And as he has shown lately, he's a potential highlight play at several positions.
"It really doesn't matter, as long as you get the out," he said.
Leyland wants Boesch to stay aggressive
DETROIT -- Manager Jim Leyland doesn't want Brennan Boesch trying to do anything special or make any adjustments to change his hitting style. The way he's hitting right now, he wants Boesch to be himself.
In his case, that's an aggressive hitter who can pound out a key single as well as a home run but will also swing a lot.
"When he hits it, something happens," Leyland said. "That's why I like him."
Boesch does not get cheated at the plate, no doubt. Entering Thursday's series finale against the Yankees, he had taken just 13 percent of the total strikes thrown to him, according to research on baseball-reference.com. However, he had swung and missed at just 16 percent. He fouled off 37 percent and put 35 percent into play.
The challenge of Boesch's first start against a left-handed starting pitcher didn't change that at all. He swung at each of the first two pitches he saw from CC Sabathia in the second inning, ripping a line-drive double on the second. After Miguel Cabrera homered in the fourth inning, Boesch took a first-pitch ball, fouled off back-to-back pitches, then pounced on a slider over the plate and pulled it just over the fence in the right-field corner for a home run.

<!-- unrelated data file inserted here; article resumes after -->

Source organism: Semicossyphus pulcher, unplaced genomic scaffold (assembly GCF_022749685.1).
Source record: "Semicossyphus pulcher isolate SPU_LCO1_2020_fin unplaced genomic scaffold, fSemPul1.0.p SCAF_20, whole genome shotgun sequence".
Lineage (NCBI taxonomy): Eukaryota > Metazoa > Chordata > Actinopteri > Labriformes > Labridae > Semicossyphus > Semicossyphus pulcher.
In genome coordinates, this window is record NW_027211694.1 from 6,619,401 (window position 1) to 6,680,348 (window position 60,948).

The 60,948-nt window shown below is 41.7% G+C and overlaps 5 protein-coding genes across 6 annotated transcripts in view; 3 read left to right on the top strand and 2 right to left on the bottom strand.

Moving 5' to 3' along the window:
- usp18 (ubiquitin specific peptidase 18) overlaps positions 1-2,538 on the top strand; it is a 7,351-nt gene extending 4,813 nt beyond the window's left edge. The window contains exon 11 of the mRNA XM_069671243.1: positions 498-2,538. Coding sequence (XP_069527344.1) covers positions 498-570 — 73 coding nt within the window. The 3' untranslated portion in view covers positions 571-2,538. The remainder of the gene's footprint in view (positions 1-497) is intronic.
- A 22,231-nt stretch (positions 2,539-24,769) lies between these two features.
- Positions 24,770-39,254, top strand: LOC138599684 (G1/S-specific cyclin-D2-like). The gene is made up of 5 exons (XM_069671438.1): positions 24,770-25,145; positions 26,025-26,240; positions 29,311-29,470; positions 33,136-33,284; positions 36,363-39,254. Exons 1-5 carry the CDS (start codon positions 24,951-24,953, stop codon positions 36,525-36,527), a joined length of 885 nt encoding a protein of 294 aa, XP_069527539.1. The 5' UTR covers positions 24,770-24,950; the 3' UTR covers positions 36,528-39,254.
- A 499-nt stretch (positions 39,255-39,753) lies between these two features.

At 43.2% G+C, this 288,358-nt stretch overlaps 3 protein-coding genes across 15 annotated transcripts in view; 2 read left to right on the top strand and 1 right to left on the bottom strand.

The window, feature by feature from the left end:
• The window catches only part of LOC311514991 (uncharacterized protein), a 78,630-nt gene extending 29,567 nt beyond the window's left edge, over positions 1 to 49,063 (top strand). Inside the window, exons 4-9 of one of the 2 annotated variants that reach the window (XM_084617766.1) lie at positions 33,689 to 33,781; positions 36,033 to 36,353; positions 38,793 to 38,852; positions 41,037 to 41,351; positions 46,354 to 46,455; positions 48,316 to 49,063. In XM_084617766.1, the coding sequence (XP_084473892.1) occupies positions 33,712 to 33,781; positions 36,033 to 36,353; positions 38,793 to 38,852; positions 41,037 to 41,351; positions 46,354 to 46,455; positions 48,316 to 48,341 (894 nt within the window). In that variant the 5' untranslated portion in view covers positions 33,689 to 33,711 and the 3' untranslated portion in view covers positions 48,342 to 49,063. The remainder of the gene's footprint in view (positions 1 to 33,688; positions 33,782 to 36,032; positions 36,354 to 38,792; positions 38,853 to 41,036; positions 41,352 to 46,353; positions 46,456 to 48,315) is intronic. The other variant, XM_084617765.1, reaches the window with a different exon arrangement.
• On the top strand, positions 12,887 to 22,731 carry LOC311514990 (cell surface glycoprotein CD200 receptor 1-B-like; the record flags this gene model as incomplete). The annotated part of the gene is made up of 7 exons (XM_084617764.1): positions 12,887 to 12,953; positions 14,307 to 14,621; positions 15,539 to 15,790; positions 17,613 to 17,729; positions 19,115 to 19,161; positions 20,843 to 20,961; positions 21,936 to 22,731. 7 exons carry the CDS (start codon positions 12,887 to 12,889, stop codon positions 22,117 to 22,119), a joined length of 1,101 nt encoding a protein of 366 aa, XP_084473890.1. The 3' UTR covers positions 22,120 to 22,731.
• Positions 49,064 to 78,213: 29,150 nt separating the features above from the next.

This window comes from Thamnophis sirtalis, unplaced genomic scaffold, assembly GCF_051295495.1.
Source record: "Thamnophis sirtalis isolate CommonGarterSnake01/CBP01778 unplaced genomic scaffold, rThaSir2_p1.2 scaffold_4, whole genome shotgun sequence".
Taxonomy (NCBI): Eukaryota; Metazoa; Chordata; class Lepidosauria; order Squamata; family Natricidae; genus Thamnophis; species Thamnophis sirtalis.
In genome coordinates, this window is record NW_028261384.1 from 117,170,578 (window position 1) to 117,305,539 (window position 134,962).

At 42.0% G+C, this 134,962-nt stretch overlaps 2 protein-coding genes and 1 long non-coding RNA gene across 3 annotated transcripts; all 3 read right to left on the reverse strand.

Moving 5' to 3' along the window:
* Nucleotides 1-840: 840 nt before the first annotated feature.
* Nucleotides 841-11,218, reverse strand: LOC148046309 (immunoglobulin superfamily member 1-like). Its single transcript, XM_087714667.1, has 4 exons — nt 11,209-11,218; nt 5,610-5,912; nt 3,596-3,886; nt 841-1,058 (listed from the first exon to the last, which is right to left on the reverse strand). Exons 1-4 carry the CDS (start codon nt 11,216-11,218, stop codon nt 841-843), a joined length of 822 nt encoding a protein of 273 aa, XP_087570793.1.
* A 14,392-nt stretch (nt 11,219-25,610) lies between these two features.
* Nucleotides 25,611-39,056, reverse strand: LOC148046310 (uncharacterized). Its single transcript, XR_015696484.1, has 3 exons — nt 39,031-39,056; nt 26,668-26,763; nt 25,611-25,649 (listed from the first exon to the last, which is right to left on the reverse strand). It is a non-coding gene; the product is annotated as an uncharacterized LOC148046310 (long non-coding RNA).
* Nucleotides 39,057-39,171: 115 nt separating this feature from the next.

"I don't try to do too much against lefties," Boesch said afterwards. "Just try to hit it on the sweet spot and see what happens. They've still got to make good pitches. They still have to hit their spots. It doesn't change much for me, honestly."
Boesch took one called strike out of the 11 pitches he saw for the day. It was the first pitch in the sixth inning after Cabrera doubled in two runs, and fell into an 0-2 hole before swinging and missing on a 2-2 pitch.
Another impressive example came Wednesday afternoon, when he pull an offspeed pitch from Javier Vazquez foul deep into the right-field stands. Instead of second-guessing himself and gearing up for a fastball or trying to overcompensate and being late, he went at a similar pitch and hit a simple ground-ball single through the right side for a base hit and an insurance run.
"He swings," Leyland said. "Like I've said, I'd really much rather have him swing at a bad one than take two good ones. I don't want anybody messing with him, telling him to be patient, get better pitches. Swing the bat. That's what he does.
"I think he's got a pretty good eye. He'll chase one once in a while, but so do veterans. I'd rather have him do that than start taking fastballs and making the pitcher work. That's not for him. That's for somebody else."
That doesn't mean he doesn't have a plan up there.
"I think being aggressive is great, as long as you're in the strike zone," Boesch said. "You can't be too aggressive in the strike zone, in my opinion. There's no point in taking strikes, for me. You start chasing balls, you start going out of the zone, and that's when being aggressive is a problem. That's not aggressive. That's just flailing, or not having a plan.
"I have a plan every time I walk up there. That's what allows me to be aggressive, because I have an idea what I'm trying to do. It's pretty simple: Get a good pitch to hit, and try to put a good swing on it."
Jason Beck is a reporter for MLB.com. This story was not subject to the approval of Major League Baseball or its clubs.